In “Getting Away with Murder: The True Story of the Emmett Till Case,” I strongly admire the author’s choice to include specific details of the case that supports the accusation of racist acts being performed by government officials in Mississippi. The murder of the African-American fourteen year-old boy named Emmett Till was an act performed by J.W. Milam and Roy Bryant, in order to represent their low tolerance of black males disrespecting white women. Emmett was murdered for the sole reason that he flirted with Carolyn Bryant, a white woman, in a store which he was dared to do. Carolyn did not directly take action by alerting her husband, Roy Bryant. Instead, the news traveled around town which finally made its way to Roy. Once Roy found out, he was enraged. Roy felt that not only his wife was disrespected, but this act could ruin his reputation as being a tough guy if he did not act upon this news. Roy informed his half-brother, J.W. Milam, of the news and they were set to kill Emmett for what he did. Emmett was not from Mississippi, he was from Chicago, so the actions of African-Americans in those two territories were looked at completely different. Emmett was warned by his mother, Mamie Till Bradley, that he had to be more conservative when acting in Mississippi, but he chose to be reckless.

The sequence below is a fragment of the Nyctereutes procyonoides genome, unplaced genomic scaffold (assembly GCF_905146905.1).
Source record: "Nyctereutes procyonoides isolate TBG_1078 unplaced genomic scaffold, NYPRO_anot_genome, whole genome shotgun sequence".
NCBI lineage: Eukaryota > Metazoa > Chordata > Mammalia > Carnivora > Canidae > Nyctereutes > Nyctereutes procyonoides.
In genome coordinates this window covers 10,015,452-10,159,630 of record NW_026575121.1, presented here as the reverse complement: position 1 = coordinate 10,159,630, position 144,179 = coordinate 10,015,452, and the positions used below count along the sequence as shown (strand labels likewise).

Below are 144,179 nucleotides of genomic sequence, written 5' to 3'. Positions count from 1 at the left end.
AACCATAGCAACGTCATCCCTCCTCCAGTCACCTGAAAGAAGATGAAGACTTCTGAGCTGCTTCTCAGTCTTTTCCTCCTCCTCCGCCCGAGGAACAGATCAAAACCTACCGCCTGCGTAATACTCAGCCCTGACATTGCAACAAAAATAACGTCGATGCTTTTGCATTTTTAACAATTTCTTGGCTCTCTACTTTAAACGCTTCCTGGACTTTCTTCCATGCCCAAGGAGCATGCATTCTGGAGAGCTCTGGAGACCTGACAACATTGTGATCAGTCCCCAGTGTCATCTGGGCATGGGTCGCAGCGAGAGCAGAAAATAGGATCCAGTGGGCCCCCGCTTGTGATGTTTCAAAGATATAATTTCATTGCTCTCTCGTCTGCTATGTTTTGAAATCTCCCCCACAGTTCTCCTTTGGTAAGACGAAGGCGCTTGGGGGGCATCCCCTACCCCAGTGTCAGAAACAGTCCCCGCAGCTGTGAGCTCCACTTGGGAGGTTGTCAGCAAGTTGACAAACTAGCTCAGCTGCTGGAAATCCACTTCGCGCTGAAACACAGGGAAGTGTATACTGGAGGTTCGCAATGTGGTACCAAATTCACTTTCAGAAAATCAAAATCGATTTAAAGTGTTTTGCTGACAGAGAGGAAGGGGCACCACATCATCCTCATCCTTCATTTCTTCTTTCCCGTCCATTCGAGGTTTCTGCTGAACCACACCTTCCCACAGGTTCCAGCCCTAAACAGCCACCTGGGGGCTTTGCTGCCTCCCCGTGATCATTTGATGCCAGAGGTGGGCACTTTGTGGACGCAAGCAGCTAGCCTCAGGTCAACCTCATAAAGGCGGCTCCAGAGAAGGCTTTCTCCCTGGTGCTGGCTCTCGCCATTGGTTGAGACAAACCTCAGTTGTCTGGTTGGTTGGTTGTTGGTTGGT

When Emmett was back at his uncle’s home in Mississippi, he was then kidnapped by Milam and Bryant. He was then found three days later alongside the Tallahatchie River, dead. Immediately, Milam and Bryant were accused of murdering Till. Although, Governor Hugh White exclaimed that this murder was not racially motivated since it was not a lynching. I strongly disagree with this claim, but I am pleased that it was mentioned in the book, because it shows the first of many difficulties that Emmett’s family would have to endure since there is an active amount of discrimination occurring in the legislative and judicial systems. In the author’s words, “By claiming that Emmett’s death was not a lynching, the governor hoped to defend his state from the Northern and liberal press that considered the murder a racially motivated hate crime.” In an attempt to defend his state, Governor White actually increased racial tensions between the North and the South. This action angered the North, because Governor White was not considering the other methods of racially motivated crimes that don’t always relate back to lynching, but can be as simple has a hate crime. The author was wise to implement his own ideological thoughts about this action, while still remaining stern with the information he was giving out.